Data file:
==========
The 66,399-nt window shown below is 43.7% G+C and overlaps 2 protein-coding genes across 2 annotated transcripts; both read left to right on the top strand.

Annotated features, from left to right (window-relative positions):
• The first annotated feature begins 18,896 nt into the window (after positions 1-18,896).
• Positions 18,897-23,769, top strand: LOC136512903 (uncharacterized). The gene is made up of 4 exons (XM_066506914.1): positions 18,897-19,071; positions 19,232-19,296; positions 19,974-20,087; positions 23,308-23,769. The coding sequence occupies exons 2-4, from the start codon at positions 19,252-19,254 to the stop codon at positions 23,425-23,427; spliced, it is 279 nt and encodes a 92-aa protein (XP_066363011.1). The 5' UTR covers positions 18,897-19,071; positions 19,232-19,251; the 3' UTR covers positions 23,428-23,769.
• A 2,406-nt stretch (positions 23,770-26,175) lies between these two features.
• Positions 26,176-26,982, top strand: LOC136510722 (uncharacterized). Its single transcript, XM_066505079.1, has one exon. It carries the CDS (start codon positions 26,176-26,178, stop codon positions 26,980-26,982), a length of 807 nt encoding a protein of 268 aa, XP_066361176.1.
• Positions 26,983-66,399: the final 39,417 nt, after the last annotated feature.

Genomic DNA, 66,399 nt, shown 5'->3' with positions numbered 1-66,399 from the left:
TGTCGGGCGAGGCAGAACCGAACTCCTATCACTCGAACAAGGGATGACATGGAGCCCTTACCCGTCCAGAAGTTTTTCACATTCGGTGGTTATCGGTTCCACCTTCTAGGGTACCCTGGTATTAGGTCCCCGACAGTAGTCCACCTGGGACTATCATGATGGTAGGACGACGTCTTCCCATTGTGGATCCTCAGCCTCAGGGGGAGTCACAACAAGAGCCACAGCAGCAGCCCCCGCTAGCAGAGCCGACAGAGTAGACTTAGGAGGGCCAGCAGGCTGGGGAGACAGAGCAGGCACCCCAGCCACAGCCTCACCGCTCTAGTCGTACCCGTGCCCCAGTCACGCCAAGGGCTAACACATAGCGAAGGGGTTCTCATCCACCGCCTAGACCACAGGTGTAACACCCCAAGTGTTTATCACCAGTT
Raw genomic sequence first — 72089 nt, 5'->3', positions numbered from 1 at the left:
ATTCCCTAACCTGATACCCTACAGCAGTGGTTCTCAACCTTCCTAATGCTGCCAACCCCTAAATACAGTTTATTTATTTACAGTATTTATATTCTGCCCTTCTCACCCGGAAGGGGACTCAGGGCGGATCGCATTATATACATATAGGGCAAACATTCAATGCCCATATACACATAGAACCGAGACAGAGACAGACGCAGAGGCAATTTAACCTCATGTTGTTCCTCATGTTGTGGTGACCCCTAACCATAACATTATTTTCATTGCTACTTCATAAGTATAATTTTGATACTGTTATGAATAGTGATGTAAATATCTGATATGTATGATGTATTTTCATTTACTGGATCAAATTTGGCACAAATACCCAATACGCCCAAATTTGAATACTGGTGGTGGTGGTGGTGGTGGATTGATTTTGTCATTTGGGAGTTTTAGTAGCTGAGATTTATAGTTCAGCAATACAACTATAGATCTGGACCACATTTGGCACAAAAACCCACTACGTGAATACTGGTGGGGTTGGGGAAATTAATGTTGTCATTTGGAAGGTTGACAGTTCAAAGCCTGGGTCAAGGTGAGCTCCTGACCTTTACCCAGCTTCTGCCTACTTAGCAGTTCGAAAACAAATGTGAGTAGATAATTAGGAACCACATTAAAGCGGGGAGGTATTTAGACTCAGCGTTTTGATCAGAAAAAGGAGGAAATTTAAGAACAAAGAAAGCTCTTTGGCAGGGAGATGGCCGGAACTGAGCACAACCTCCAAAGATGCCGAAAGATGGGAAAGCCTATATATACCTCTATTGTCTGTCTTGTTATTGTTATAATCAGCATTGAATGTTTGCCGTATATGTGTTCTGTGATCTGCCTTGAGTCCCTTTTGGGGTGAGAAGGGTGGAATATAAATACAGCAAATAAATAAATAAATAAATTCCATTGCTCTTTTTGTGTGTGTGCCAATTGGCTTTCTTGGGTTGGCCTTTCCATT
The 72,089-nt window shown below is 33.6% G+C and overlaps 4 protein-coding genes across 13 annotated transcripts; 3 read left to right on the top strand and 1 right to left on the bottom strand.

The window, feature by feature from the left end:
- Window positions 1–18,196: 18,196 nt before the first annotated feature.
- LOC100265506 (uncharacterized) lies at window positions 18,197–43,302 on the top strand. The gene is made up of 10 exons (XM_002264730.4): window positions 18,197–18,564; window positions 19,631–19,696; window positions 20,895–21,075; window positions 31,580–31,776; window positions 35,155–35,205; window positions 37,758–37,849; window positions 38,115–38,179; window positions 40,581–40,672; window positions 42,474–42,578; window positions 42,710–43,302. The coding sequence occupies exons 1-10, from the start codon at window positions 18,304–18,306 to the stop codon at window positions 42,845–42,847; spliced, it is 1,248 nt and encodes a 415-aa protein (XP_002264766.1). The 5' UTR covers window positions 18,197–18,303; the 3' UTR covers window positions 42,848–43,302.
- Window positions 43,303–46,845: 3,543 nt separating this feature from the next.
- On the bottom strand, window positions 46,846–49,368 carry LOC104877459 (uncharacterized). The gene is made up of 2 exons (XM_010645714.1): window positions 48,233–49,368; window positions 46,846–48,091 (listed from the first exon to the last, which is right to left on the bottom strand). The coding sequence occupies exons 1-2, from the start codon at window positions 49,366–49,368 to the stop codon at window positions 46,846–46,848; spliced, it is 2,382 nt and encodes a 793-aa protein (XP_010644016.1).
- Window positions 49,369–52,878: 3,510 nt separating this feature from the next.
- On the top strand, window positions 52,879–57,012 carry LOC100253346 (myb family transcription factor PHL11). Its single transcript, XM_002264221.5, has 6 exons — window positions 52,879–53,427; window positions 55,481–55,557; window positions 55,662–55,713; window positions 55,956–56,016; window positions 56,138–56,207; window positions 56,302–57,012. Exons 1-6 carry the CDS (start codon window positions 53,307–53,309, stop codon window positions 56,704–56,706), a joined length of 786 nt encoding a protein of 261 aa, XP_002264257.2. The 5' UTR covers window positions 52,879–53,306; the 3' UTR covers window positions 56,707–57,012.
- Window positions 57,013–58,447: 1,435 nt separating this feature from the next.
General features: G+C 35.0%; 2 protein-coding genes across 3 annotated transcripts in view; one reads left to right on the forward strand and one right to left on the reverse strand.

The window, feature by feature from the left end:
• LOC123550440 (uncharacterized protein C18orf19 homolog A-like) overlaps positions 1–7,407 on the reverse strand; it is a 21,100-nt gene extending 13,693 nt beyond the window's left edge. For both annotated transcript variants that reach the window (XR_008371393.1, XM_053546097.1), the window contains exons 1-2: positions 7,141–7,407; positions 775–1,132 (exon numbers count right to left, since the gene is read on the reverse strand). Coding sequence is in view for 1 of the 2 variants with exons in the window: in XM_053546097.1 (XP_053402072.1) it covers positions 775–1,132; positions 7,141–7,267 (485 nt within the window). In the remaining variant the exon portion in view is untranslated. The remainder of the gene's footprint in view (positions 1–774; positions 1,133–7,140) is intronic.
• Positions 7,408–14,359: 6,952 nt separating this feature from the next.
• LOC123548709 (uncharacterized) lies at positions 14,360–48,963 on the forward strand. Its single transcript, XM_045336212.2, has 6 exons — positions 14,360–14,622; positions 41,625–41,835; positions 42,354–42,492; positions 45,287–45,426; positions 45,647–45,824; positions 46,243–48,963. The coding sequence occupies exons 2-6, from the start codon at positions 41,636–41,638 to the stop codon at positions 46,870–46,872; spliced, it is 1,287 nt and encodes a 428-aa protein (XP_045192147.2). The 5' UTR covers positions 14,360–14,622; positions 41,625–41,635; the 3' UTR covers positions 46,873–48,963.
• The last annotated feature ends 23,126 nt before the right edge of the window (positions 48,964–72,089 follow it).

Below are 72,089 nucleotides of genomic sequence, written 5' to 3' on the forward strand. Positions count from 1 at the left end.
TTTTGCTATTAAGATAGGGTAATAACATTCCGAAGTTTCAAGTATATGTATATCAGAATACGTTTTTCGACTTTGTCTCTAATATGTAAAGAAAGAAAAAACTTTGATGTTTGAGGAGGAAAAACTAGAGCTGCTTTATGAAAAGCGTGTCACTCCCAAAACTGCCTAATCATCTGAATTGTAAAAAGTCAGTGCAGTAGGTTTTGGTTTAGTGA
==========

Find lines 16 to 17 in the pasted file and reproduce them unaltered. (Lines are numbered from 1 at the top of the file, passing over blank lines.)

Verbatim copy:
- Window positions 43,303–46,845: 3,543 nt separating this feature from the next.
- On the bottom strand, window positions 46,846–49,368 carry LOC104877459 (uncharacterized). The gene is made up of 2 exons (XM_010645714.1): window positions 48,233–49,368; window positions 46,846–48,091 (listed from the first exon to the last, which is right to left on the bottom strand). The coding sequence occupies exons 1-2, from the start codon at window positions 49,366–49,368 to the stop codon at window positions 46,846–46,848; spliced, it is 2,382 nt and encodes a 793-aa protein (XP_010644016.1).